The European Food Safety Authority (EFSA) has released the first scientific opinion, of more to come in the next months and the next year. This time, the organism published a document addressing the welfare of farmed pigs, providing different stakeholders like farmers or veterinarians, with suggestions to improve all categories of farmed pigs’ welfare. The publication is framed under the Farm2Fork strategy, a European Commission initiative that wants to make food systems more sustainable, fair, healthy and environmentally friendly.
This scientific opinion names 16 welfare consequences for different husbandry systems, which are highly relevant because of their duration, frequency or severity. For each of them, the experts suggest some Animal-Based Measures (ABM) to improve the health and welfare of the farmed pigs. Among the topics that the document addresses, we can find these:
The EFSA recommendations aim to “prevent or correct the hazards and mitigate the relevant welfare consequences”. The document also has the objective to answer to some of the quantitative and qualitative criteria expressed in the End the Cage Age, as part of the European Citizen’s Initiative to improve farmed animals’ welfare.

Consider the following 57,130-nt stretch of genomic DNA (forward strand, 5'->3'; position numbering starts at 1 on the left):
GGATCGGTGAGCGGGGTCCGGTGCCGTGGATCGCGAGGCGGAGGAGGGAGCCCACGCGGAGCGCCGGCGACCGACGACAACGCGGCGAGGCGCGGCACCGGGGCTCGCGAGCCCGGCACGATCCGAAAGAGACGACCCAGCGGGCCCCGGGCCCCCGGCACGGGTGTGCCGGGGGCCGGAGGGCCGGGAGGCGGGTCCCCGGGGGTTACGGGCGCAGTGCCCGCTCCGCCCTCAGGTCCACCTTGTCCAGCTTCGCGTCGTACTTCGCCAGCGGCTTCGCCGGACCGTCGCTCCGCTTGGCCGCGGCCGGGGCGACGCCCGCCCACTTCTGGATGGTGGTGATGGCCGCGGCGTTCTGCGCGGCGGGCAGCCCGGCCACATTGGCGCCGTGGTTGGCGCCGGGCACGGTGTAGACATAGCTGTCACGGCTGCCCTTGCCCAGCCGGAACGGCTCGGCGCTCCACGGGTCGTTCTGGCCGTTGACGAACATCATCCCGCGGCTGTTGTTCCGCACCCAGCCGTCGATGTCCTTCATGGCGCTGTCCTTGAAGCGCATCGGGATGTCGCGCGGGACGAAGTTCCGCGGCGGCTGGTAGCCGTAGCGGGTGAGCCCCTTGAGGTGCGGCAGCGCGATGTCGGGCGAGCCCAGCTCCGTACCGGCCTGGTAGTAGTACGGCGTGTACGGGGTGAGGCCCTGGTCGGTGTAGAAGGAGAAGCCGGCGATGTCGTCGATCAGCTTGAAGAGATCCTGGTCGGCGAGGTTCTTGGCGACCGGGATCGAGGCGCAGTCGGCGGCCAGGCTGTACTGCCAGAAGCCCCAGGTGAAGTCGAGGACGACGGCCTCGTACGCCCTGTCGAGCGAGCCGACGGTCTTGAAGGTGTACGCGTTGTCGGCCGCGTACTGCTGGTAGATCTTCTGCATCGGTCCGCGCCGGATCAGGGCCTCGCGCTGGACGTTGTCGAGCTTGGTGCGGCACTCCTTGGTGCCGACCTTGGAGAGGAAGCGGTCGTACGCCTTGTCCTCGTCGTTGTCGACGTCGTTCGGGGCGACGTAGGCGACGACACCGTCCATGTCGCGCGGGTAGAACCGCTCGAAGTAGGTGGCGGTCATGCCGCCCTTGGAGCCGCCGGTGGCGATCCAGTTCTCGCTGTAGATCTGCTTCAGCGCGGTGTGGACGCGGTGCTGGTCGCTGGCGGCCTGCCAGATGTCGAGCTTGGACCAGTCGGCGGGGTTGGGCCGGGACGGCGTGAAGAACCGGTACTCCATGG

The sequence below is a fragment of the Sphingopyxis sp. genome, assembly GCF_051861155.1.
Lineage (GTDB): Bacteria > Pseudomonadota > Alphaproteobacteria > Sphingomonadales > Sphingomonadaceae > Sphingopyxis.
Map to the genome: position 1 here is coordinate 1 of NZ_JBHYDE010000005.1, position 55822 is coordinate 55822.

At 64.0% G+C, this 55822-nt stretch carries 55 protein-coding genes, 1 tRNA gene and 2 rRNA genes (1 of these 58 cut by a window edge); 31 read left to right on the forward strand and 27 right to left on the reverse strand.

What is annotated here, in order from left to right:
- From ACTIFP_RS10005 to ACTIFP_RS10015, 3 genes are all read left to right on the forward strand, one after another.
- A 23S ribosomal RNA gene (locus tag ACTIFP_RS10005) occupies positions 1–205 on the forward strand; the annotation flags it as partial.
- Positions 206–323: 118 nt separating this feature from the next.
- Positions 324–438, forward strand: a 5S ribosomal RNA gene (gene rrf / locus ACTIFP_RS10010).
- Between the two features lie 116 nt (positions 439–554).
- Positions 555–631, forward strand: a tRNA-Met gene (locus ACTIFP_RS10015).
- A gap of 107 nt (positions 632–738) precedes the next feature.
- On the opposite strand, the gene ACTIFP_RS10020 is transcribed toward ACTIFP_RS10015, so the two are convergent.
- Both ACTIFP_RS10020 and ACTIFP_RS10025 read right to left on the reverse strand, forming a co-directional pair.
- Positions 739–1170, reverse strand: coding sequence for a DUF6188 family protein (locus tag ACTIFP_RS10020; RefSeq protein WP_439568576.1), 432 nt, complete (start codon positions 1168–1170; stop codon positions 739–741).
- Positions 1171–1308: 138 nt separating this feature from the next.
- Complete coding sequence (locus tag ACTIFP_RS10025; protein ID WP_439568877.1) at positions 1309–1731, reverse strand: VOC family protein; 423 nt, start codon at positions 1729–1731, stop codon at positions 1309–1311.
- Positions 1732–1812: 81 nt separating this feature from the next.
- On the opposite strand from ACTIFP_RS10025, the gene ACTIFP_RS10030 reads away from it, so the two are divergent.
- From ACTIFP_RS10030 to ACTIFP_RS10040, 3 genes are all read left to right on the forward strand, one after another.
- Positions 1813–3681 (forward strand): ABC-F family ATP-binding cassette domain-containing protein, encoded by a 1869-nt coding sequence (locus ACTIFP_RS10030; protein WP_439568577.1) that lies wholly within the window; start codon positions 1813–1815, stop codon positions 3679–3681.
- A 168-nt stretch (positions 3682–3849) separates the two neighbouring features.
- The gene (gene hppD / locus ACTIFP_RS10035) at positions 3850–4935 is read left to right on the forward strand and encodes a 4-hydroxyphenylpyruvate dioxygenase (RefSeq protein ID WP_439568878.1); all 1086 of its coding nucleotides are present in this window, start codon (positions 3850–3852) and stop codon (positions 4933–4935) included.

These recommendations, then, meet the mission of the Farm2Fork strategy and the End the Cage Age, but following them may also help preventing some illnesses and problems at farms. As you know, at NeoGiANT, we work towards animal welfare too, through the development of natural extracts from revalorized white grape marc. These extracts are full of phytochemicals and can provide antimicrobial and antioxidant properties. In addition, they will be produced from local biomass sources in a sustainable way.
NeoGiANT’s extracts will be used for livestock and aquaculture, mainly in three areas:
The prevention of problems like AMR is key towards animal health and welfare. As antibiotics are overused in the animal production industry, solutions like these extracts and the EFSA recommendations can create a promising future in animal industry.
If you want to learn more about AMR, some of our team members participated at an event organized by a sister project, Healthy Livestock, which provided perspective about this problem from several stakeholders like industry, farmers or veterinarians. You can take a look at this post or see the posters that Marta Lores (USC), Felipe Martínez Pastor (Bianor-Biotech) and Claudia Serra (University of Porto) presented there.